For experts, it is a “bang”: A high-ranking clergyman is leaving the Catholic Church – and joining another. What drove Andreas Sturm to take this drastic step?
In the end, Vicar General Andreas Sturm simply lacked hope. The high-ranking clergyman in Speyer said he was no longer confident in the Roman Catholic Church’s ability to reform – and in a drastic step left the church.
A few weeks ago, Sturm’s decision shook the diocese in the Palatinate cathedral city. Bishop Karl-Heinz Wiesemann speaks of a “huge shock”. Whether the sluggish processing of the abuse scandal, the paralyzing inner life of the church as an institution – or the longing for a family: only Sturm knows what drove him in the end. A book now provides information about his motives.
“I have to get out of this church” is the name of the work that is currently being published by Herder Verlag (ISBN: 978-3-451-03398-8). In it, the 47-year-old describes his career from a convinced clergyman to a doubter. “Actually, it’s only now in retrospect that it’s clear to me that it was a long road to alienation,” says Sturm, among other things. The book should also show how much he is still attached to the church and that he wishes her all the best. “Only without me.”
The step illustrates the crisis of the Church. An example: While there were 50,000 permanent participants at the Catholic Day in Münster in 2018, there were 19,000 in Stuttgart recently. The abuse scandals are still shaking the church to its foundations, as are the backlog of reforms, the massive turning away and the loss of importance of the institution. Today only a minority – less than half of the population – belong to one of the two main churches.
“It can’t be God’s will”
Sturm was considered a reformer in the diocese. When the Vatican spoke out against the blessing of homosexual partnerships, the then vicar general publicly opposed it: “I have blessed apartments, cars, elevators, countless rosaries and so on and shouldn’t I be able to bless two people who love each other? That cannot be God’s will.” He also complained about discrimination against women.
But whether the relationship to women or to homosexuals: “These are still not issues in the world church,” criticized Sturm in an interview with the German Press Agency. He does not have the impression that the Vatican really understands the current situation. “As long as Rome believes that everything has to be controlled like a kind of corporate headquarters, I don’t think anything will change.”
Sturm has resigned – and at the same time joined the Old Catholic Church, for which he will work as a priest on Lake Constance in the future. The Old Catholic Church arose after the decisions of the First Vatican Council of 1870 that the Pope exercises supreme legal power in the Catholic Church and is infallible in matters of faith. The diocese of the Old Catholics in Germany comprises around 60 parishes in almost all federal states.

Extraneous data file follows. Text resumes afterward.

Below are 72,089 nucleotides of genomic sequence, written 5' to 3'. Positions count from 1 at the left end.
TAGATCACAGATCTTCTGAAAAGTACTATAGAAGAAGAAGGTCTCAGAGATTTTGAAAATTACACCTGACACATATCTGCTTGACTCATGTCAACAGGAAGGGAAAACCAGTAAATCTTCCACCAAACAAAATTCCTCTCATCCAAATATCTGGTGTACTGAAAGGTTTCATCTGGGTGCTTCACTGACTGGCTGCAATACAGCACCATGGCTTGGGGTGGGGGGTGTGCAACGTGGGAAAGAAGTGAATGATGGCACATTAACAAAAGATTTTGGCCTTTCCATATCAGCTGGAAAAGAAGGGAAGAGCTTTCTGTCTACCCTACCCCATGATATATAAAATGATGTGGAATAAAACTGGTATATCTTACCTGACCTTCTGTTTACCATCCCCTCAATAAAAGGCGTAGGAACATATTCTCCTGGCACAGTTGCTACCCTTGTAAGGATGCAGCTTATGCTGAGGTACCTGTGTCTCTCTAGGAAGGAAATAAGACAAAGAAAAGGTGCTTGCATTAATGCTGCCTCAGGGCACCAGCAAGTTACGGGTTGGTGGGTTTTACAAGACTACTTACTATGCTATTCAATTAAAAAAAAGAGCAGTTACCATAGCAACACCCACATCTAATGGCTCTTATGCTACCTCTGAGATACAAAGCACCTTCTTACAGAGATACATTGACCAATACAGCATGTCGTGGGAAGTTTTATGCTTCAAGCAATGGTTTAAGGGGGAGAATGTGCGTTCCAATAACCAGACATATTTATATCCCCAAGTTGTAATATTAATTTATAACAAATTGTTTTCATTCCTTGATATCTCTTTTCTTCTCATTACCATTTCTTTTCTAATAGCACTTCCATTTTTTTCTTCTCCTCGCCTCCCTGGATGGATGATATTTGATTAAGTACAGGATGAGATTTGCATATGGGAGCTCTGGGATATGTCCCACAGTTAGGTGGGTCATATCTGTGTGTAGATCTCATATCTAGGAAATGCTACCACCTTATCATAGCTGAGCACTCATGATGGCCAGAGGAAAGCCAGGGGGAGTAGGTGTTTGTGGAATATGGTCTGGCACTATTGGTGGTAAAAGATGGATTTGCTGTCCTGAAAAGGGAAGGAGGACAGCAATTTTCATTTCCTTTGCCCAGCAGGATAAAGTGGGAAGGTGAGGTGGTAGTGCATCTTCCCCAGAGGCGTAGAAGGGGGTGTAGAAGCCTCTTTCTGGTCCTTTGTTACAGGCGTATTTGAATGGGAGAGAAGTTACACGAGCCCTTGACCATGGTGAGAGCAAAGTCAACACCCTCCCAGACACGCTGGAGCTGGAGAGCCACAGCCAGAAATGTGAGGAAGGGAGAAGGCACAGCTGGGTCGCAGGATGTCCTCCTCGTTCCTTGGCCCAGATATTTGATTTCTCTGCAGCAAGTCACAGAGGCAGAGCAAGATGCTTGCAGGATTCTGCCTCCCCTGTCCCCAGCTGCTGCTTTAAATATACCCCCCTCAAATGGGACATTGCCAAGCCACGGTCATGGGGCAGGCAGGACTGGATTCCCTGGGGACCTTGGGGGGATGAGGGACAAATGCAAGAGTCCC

The church expert and author Andreas Püttmann (“How Catholic is Germany… and what does it get from it?”) calls it a “bang” that a high-ranking clergyman not only gives up his office, but also joins another church and to justify it writes a book. “This unprecedented event shows what the hour has come for the Catholic Church in modern, liberal society.” For the Old Catholic Church, the prominent conversion was “a coup,” he says. “Many frustrated Catholics don’t even see them as an alternative.”
From Sturm’s words it can be seen that the decision has been matured for a long time, says Püttmann. “He remains differentiated and also expresses gratitude, even love, for his previous vocation. You’d have to have a heart of stone to just turn up your nose at a so-called apostate.”
“I have to get out of this church where abusers have been able to carry out their crimes and have been covered up for far too long,” Sturm writes in the book. “I have to get out of this church where women are not ordained because we simply negate their vocation and reject ordination as impossible.” Get out of a church where priests are not allowed to marry. Sturm admits a breach of celibacy. “There have been relationships in my life, and unfortunately I know all too well how much I’ve hurt people through secrecy.”
Happier with partner?
As a priest, you often come home with a lot of impressions and then nobody is there, says Sturm. “There’s a lot of loneliness. I didn’t always manage to catch that in prayer alone.” For the future he does not want to rule out anything in the direction of family. “I’m currently not going into active planning. But I think I could be happier with a partner by my side.”
Born in Frankenthal (Palatinate), Sturm was vicar general for more than four years. Again and again, he says, he “banged his head against the wall” during reform efforts. “At some point your head will be too good for you.” His book is not a reckoning with the Catholic Church. “I owe her a lot. What I want: to show the huge reform backlog. » He does not regret the step, but also emphasizes: “I apologize to everyone who disappoints, hurts and upsets me with this step – I just didn’t have the strength anymore.”
Church is not superfluous, says Sturm. “We have a lot to say to the world. The message is great and still needed.” However, the Roman Catholic Church urgently needs to take care of those issues “that should actually be clarified very quickly”. “Then churches can develop radiance again.” In the end, that was no longer possible for him in Speyer. “I thought I was playing a record. But if I’m more of a part of the preaching, I have to go. I want to do this with a hot heart – and no show.”